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For two months in 1944, Marines from the 1st Marine Division alongside soldiers from the Army’s 81st Infantry Division fought a bloody battle for the small coral island of Peleliu, Palau.

Roughly 27,000 American troops dropped large amounts of explosives attempting to defeat the nearly 11,000 Japanese soldiers who turned the 5.4 square mile island into a fortress.

In late July a team of the newly created littoral explosive ordnance neutralization Marines came to the island with the goal of using their new skills to remove the explosives leftover under water and on shore.

The team, consisting of eight enlisted Marines and one officer, were created Sept. 2019 as the 1st Explosive Ordnance Disposal Company, 7th Engineer Support Battalion, 1st Marine Logistics Group based on Camp Pendleton, California, 1st Lt. Brian Tuthill, a Marine Corps spokesman told Marine Corps Times in an early August email.

The goal of the unit is to provide the Marine Corps with the capability of removing enemy explosives underwater in contested littoral areas.

Prepping for a fight in the small islands and atolls of the Pacific has been a priority for Commandant of the Marine Corps Gen. David Berger since he took over the post as top Marine during the summer of 2019.

The Corps envisions itself fighting a small war with Marines spread out the Pacific in small units equipped with anti-ship missiles and other weapon systems that would make it hard for China to get its soldiers off the Chinese mainland.

Three Marines were sent to the Naval Diving and Salvage Training Center and Naval School EOD Underwater Division in July, Tuthill told Marine Corps Times in the early August email.

The Navy school, created in 1941, is a four-month course meant to train sailors and now Marines on underwater explosive removal and currently roughly 1,800 are qualified to remove explosives under the water Navy Lt. John Mike, a Navy spokesman told Marine Corps Times in a Monday email.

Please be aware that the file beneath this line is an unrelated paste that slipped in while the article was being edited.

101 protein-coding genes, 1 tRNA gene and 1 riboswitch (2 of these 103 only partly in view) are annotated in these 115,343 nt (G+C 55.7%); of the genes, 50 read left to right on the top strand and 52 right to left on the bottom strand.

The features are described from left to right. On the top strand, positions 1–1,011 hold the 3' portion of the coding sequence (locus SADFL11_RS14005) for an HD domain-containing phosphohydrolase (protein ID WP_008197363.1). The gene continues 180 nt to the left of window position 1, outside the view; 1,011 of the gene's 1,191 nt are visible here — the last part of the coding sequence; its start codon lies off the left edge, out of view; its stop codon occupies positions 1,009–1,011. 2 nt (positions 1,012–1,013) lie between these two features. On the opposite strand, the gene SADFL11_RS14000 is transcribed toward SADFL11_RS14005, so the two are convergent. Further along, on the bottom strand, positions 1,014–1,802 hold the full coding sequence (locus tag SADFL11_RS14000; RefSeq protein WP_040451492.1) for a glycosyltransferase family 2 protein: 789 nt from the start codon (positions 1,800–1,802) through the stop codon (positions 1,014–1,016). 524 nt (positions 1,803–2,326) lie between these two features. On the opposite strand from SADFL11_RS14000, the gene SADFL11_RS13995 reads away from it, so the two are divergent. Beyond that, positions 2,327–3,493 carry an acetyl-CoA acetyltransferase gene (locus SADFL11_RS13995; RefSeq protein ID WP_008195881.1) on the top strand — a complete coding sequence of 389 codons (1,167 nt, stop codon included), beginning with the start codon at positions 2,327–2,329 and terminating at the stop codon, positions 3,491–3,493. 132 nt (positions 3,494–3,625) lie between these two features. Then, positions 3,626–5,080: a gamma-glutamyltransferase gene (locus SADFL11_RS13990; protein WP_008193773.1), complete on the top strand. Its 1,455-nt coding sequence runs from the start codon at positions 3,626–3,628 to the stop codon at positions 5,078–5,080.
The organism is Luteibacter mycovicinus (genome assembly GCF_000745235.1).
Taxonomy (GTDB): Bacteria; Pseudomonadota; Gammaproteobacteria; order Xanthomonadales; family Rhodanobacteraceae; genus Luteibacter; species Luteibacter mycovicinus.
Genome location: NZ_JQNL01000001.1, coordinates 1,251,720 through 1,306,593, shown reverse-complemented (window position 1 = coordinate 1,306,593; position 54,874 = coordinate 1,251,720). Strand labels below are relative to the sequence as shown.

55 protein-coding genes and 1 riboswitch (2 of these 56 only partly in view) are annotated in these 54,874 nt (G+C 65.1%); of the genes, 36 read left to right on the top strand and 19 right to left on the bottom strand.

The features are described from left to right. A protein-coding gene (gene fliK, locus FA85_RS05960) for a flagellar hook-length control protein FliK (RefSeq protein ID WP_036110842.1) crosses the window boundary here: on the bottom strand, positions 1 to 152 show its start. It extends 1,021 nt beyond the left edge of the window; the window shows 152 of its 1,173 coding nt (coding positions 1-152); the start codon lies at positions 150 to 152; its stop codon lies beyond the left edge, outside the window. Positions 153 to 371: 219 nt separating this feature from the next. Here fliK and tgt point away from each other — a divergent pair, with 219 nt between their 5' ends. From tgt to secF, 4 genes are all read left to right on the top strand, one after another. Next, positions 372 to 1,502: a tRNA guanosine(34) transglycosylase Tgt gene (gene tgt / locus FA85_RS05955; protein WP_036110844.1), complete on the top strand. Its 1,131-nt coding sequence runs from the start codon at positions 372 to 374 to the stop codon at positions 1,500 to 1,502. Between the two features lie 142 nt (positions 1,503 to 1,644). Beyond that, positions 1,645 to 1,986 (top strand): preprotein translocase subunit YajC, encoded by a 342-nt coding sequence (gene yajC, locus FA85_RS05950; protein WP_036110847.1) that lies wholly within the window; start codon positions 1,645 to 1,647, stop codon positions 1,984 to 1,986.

Though no Marines have completed the course yet, the Navy is eager to help the Corps develop its littoral EOD capabilities, Mike said.

“Navy EOD has a long history of collaborating with the Marine Corps,” Mike said. “Navy EOD looks forward to working with the Marines to develop the littoral regiment’s Expeditionary Advanced Basing Operation capabilities by sharing best practices, training and doctrine.”

The team of Marines at the dive is currently scheduled to graduate in late September, Mike said.

On Peleliu, the Marines as part of Task Force Koa Moana, worked closely with Force Reconnaissance Marines to test their littoral EOD skills in a real world environment, while making the historical battlefield safer for visitors, Tuthill said.

On July 28 a team led by Chief Warrant Officer Jordan Torcello found a World War II era explosive in a shallow inlet “only meters,” from a tourist area on the island.

An “historic moment,” for the unit that for the first time put their training to the test in the real world.

“The LEON Marines have been training for a long time to do this… we’re proving that the concept works, the equipment works and that the Marines’ training works,” Torcello said in a Marine Corps press release.

The unit removed a total of 14 devices from the island including, a 90mm high explosive projectile, two 105 mm white phosphorus shells and three Imperial Japanese anti-boat mines, Tuthill told Marine Corps Times.

“By locating and identifying those threats, potentially dangerous UXO can be avoided and eventually removed,” Torcello said in the release.


Originally published on Military Times, our sister publication.